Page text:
A report of the first phase was published in the spring of 2004. The second part, the subject of this report, is to examine engineering education, in the broadest context, and ask what it needs to do to enrich the education of engineers who will practice in 2020.

This initiative is not unique in that other groups have somewhat similar efforts underway or have recently completed them.

The work of NAE differs in that it considers the issues with respect to all the diverse branches of engineering and examines them from the broadest possible perspective.

Its principal focus is on the future of undergraduate engineering education in this country, although it is appreciated that to understand the full perspective, engineering practice, and engineering education must be considered within a global context.

A Steering Committee for the Phase II project was established in February 2004 by the NAE president to guide the work.

The committee met in July 2004, coincident with the Summit on Engineering Education, which was held at the National Academies’ Constitution Avenue location in Washington, D.C., attended by approximately 100 participants.

As background information for the summit, a series of papers was prepared by education experts on a variety of subjects, including cooperative education, the National Science Foundation engineering education coalitions,

The Olin College experience, diversity, the Greenfield Coalition, the Pedagogies of the Professions Program of the Carnegie Foundation, accreditation systems, and the history of efforts to realign engineering education.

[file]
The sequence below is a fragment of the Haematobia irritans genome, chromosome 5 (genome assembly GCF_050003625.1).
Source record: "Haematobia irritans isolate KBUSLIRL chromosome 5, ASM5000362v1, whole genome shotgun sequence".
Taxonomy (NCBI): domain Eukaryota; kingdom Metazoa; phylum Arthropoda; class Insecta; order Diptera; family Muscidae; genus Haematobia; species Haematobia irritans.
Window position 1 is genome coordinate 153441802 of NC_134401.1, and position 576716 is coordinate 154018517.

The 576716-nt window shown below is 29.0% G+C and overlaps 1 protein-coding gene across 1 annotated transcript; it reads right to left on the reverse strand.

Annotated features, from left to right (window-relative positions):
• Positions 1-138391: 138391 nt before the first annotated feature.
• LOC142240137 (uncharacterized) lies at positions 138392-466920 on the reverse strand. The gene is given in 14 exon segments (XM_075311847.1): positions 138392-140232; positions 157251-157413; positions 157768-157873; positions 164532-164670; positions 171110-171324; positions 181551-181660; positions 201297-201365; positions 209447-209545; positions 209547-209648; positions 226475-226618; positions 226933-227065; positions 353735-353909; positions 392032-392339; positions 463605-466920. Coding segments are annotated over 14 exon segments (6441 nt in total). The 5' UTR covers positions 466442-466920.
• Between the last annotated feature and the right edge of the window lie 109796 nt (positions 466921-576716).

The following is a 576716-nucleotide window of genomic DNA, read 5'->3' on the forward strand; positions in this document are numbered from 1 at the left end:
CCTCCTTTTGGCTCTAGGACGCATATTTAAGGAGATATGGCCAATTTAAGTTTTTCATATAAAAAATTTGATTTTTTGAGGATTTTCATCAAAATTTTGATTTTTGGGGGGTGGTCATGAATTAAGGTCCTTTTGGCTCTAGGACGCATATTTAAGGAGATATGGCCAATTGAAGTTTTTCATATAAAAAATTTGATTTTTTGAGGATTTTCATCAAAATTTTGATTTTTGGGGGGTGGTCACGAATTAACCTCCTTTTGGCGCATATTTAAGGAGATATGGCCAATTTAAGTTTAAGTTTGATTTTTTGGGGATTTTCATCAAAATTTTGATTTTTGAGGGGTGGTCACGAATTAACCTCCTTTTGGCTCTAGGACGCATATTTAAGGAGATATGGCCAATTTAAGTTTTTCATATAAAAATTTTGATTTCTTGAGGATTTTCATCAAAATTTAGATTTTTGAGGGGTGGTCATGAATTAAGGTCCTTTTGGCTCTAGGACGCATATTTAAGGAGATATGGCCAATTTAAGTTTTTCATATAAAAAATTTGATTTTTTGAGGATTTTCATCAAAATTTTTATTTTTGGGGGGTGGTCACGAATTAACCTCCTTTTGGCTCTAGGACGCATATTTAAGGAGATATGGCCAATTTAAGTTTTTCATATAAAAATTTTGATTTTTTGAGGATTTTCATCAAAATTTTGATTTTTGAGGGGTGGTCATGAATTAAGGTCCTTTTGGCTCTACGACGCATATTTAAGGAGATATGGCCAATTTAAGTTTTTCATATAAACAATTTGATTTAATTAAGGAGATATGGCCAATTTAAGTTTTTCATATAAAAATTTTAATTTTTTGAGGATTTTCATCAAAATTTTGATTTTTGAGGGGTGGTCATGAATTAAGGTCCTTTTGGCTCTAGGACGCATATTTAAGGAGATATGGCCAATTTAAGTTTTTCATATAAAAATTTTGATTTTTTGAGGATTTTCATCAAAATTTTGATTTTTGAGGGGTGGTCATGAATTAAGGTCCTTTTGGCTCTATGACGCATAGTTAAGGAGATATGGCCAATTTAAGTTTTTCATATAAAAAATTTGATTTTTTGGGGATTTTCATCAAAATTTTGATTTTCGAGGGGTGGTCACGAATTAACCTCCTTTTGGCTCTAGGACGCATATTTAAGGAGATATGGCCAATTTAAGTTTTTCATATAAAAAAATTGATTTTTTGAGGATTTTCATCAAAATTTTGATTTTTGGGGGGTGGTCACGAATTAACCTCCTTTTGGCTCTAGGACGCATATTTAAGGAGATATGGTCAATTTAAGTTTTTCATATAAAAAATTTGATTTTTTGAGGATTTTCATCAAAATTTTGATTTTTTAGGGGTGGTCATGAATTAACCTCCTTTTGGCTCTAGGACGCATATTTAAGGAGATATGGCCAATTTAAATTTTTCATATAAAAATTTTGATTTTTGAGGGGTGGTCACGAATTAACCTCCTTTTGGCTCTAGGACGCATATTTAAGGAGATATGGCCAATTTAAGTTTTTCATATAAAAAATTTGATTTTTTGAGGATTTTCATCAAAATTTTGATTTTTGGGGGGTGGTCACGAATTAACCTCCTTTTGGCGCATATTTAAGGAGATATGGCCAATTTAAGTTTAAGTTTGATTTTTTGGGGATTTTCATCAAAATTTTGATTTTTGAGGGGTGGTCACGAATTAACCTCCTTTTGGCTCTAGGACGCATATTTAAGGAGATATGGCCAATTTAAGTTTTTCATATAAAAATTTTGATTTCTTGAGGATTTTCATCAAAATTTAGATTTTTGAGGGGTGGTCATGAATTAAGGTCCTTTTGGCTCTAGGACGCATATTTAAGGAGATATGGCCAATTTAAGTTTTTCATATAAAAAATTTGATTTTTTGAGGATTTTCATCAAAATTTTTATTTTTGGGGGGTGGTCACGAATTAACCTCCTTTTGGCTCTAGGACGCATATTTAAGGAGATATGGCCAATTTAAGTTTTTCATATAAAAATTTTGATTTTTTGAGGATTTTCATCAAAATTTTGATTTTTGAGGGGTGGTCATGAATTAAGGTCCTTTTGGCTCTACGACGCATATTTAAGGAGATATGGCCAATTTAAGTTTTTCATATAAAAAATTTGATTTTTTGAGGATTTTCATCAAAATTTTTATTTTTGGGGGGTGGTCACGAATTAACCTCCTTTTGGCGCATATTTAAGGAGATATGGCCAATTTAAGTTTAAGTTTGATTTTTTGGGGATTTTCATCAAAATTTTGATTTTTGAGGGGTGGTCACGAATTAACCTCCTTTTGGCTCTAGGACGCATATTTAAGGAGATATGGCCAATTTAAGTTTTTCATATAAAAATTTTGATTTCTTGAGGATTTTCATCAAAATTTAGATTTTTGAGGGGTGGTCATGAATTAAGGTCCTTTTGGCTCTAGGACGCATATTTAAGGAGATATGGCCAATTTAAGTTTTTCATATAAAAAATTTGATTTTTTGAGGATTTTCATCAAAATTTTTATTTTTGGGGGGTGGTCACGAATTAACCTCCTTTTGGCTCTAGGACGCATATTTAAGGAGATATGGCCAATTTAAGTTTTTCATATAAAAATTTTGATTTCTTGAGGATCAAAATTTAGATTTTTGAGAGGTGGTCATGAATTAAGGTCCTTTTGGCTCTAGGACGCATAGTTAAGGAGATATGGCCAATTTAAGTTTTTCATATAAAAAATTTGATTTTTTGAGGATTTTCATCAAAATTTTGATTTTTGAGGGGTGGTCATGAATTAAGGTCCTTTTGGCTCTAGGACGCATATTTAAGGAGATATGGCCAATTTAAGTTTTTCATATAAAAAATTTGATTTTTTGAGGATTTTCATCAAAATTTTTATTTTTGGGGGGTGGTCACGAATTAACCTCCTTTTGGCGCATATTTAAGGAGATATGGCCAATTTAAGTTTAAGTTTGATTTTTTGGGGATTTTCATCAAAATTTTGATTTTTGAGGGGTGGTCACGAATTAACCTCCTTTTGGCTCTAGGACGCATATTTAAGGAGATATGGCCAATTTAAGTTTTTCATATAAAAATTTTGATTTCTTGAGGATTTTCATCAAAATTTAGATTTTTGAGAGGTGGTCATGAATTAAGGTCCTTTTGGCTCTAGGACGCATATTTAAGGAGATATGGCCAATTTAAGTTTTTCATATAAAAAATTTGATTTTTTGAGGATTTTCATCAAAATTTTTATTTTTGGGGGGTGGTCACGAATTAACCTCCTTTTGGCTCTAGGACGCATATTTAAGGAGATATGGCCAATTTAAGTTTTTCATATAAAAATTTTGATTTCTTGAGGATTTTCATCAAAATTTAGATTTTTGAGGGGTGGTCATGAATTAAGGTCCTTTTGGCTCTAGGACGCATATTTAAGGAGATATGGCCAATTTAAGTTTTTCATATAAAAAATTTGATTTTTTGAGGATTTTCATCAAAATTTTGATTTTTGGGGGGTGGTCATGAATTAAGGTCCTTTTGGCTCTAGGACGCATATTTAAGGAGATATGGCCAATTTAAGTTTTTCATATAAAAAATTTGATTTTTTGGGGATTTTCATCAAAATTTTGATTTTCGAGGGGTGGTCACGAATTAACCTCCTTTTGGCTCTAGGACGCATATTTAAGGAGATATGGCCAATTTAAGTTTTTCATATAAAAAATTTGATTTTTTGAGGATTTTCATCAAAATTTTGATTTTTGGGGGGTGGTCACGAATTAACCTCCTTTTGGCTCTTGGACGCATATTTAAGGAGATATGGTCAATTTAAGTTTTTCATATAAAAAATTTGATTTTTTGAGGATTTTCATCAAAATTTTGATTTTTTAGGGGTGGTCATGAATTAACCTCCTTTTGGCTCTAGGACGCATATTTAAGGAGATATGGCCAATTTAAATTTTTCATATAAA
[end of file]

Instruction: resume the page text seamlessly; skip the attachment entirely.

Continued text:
These papers are included in Appendix A. The Summit featured keynote addresses by Ruth David, Charles Vest (see Appendix B), Shirley Ann Jackson, and Nicholas Donofrio and, between the plenary sessions of the Summit, five breakout groups met to allow more detailed and interactive discussions on various aspects of the engineering education system.

The Summit agenda is in Appendix C. Immediately following the workshop, the Steering Committee met to review the workshop discussions and was assigned the task of preparing this report.

Final review of the report by the Steering Committee to critique its conclusions and recommendations was conducted by e-mail.

It is notable that the Phase I report posits a statement of aspirations for the engineer of 2020 and closes with a statement of attributes thought suitable for the engineer of 2020 that match the aspirations.

These aspirations and attributes express a bold optimism for the engineering profession if it is willing to confront the possibilities for the future and to prepare for them.

Ahead lies the challenge of debating and adopting, where appropriate, the recommendations of this report for adapting engineering education to the new century.

The committee recognizes that “one size does not fit all” and has attempted to suggest a suite of interventions, not all of which will work in every institution.

We expect that debate on these interventions will take place over the course of the coming year and we hope that their introduction into the engineering education infrastructure will rapidly follow so that today’s students will indeed be prepared to practice engineering effectively in 2020.